Hundreds of soldiers and federal agents are raiding casinos in this northern city, authorities said Saturday, two days after an arson attack on a gambling house killed 52 people and stunned a country that had become numb to massacres and beheadings. Security forces had so far confiscated about 1,500 slot machines at 11 casinos in Monterrey and its surroundings and arrested three people, Mexico’s tax agency said. It said the continuing operation was meant to verify whether casinos had paid taxes or introduced slot machines illegally. Thursday’s arson attack by gunmen was a macabre milestone in a conflict that the government says has claimed more than 35,000 lives since President Felipe Calderon launched an offensive against drug cartels in late 2006. Others put the death toll near 40,000. The torching of the Casino Royale has raised questions over Mexico’s regulatory controls for fast-spreading gambling houses.
A Sparks office manager accused of embezzling of nearly $750,000, causing dozens of construction workers to be laid off, was sentenced to up to 10 years in prison ordered to pay back the money. Terry Straw, 58, blamed her gambling addiction and love of slot machines for why she stole nearly 3/4 of a million dollars from Reno-Tahoe Construction Inc. during a five-year period. “There is widespread damage with that much money stolen … it was like a nuclear explosion when this happened,” he said. Reeder said Straw’s theft caused him to lay off 60 people, and the business almost had to close. Now, although fragile, the company does have mining projects outside of Northern Nevada and have rehired employees.
A Kirkland-based charity that’s been swindled out of more than $112,000, according to federal criminal charges, has lost so much money that its future operations are in jeopardy. “This is an awful thing that’s happened to us,” said Steve Lamson, founder of the RMH (Ronald McDonald House) Holiday Cruise. “He took all our money.” Morrison is charged with stealing at least $112,220, although other parts of an investigation estimate the total loss at more than $142,220. “There might be $4,000, maybe $5,000 left,” said Lamson.
Lamson founded the nonprofit cruise in 1982 and expanded it in 1996 by drawing support from the Kirkland Police Department and other sponsors, now including the Medina Police Department, the Seattle Police Officers Guild, Argosy Cruises and the Overlake Golf & Country Club. “It just kept growing,” said Lamson, and now the cruise takes hundreds of ill children and their families on Christmas Eve voyages on Lake Washington annually. The children are victims of such illnesses as leukemia and are residents of Seattle’s Ronald McDonald House.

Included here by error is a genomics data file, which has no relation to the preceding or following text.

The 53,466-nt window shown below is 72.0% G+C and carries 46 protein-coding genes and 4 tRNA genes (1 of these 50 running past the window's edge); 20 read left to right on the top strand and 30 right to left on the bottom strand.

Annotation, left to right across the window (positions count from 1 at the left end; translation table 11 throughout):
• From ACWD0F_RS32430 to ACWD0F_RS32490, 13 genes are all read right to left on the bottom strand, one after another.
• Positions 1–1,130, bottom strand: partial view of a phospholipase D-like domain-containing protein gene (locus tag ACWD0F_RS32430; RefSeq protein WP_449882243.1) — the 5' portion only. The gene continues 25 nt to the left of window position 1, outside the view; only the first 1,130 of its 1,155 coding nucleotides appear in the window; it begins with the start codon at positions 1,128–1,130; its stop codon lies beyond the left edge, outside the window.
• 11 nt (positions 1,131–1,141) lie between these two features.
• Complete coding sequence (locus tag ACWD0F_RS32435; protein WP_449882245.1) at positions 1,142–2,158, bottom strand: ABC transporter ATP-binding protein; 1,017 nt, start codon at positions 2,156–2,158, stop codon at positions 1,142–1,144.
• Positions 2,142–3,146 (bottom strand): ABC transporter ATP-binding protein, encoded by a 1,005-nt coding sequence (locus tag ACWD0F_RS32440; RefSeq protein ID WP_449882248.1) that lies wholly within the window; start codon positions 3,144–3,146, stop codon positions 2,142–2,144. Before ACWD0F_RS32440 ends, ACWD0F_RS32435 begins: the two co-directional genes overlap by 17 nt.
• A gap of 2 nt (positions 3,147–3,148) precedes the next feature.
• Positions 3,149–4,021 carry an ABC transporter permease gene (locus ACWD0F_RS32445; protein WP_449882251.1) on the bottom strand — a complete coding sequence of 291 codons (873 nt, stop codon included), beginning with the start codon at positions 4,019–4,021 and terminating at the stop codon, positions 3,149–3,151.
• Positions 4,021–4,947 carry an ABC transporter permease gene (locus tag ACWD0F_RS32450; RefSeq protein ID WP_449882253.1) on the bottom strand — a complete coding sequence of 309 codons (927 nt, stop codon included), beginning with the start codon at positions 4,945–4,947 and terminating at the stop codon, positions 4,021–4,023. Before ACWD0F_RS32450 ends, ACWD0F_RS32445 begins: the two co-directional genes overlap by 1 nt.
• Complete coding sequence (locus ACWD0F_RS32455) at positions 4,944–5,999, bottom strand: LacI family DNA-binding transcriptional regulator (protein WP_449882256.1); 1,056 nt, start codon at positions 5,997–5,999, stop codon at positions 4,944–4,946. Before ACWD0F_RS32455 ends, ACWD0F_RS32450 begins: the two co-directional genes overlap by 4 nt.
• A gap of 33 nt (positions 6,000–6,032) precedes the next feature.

Morrison was suspended by the Ohio company in December, 2008, and formally fired in January, 2009, Carroll added. Morrison was dismissed from the Holiday Cruise on Jan. 20, 2009, for suspected theft. He now lives in Tallahassee, Fla. When he was asked about the possible thefts in 2008 and early 2009, Morrison replied that he “had a gambling problem,” Carroll continued.
SunFirst Bank, which is alleged to have processed online poker transactions and disguising them as dog food and golf ball purchases, appears to be on life support. Executives of the bank were charged along side the co-founders of three online poker companies, including Full Tilt Poker, PokerStars and UB.com. The FDIC ordered the St. George, Utah-based bank to take corrective action in order to raise needed capital or otherwise sell the bank. “They are facing the same troubles that all banks in the country are facing,” said Tom Bay, supervisor of banks for the Utah Department of Financial Institutions. “The real estate downturn and the economic crisis have hurt the banking industry.” SunFirst was widely believed to have been in trouble at the time they forged a relationship with the three big US-facing online poker rooms. In exchange for allowing the gambling transactions, the online poker companies are alleged to have invested in the financial institution.